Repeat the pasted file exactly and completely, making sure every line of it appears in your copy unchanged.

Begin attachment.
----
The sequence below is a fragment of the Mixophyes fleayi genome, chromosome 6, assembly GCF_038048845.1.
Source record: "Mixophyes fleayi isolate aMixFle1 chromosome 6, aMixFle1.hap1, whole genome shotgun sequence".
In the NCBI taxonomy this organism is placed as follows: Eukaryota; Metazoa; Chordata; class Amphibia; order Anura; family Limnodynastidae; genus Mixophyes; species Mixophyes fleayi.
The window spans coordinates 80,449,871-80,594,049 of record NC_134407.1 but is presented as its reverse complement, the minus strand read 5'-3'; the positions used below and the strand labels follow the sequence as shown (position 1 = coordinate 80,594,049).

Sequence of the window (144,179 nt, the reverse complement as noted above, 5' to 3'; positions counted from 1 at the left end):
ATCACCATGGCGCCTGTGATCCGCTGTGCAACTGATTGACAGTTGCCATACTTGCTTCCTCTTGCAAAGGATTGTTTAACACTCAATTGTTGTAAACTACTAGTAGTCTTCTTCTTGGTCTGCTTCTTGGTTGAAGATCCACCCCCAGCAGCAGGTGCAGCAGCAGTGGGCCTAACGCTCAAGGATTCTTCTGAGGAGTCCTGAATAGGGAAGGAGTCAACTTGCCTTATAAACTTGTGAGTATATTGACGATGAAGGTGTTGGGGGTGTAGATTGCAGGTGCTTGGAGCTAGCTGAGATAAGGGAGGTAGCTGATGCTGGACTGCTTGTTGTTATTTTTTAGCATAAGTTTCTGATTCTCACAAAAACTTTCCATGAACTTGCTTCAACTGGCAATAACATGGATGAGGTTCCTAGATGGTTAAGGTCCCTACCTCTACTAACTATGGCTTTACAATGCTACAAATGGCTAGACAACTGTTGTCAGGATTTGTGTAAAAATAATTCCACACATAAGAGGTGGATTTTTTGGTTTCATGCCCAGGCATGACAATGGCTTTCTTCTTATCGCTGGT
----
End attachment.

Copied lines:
The sequence below is a fragment of the Mixophyes fleayi genome, chromosome 6, assembly GCF_038048845.1.
Source record: "Mixophyes fleayi isolate aMixFle1 chromosome 6, aMixFle1.hap1, whole genome shotgun sequence".
In the NCBI taxonomy this organism is placed as follows: Eukaryota; Metazoa; Chordata; class Amphibia; order Anura; family Limnodynastidae; genus Mixophyes; species Mixophyes fleayi.
The window spans coordinates 80,449,871-80,594,049 of record NC_134407.1 but is presented as its reverse complement, the minus strand read 5'-3'; the positions used below and the strand labels follow the sequence as shown (position 1 = coordinate 80,594,049).

Sequence of the window (144,179 nt, the reverse complement as noted above, 5' to 3'; positions counted from 1 at the left end):
ATCACCATGGCGCCTGTGATCCGCTGTGCAACTGATTGACAGTTGCCATACTTGCTTCCTCTTGCAAAGGATTGTTTAACACTCAATTGTTGTAAACTACTAGTAGTCTTCTTCTTGGTCTGCTTCTTGGTTGAAGATCCACCCCCAGCAGCAGGTGCAGCAGCAGTGGGCCTAACGCTCAAGGATTCTTCTGAGGAGTCCTGAATAGGGAAGGAGTCAACTTGCCTTATAAACTTGTGAGTATATTGACGATGAAGGTGTTGGGGGTGTAGATTGCAGGTGCTTGGAGCTAGCTGAGATAAGGGAGGTAGCTGATGCTGGACTGCTTGTTGTTATTTTTTAGCATAAGTTTCTGATTCTCACAAAAACTTTCCATGAACTTGCTTCAACTGGCAATAACATGGATGAGGTTCCTAGATGGTTAAGGTCCCTACCTCTACTAACTATGGCTTTACAATGCTACAAATGGCTAGACAACTGTTGTCAGGATTTGTGTAAAAATAATTCCACACATAAGAGGTGGATTTTTTGGTTTCATGCCCAGGCATGACAATGGCTTTCTTCTTATCGCTGGT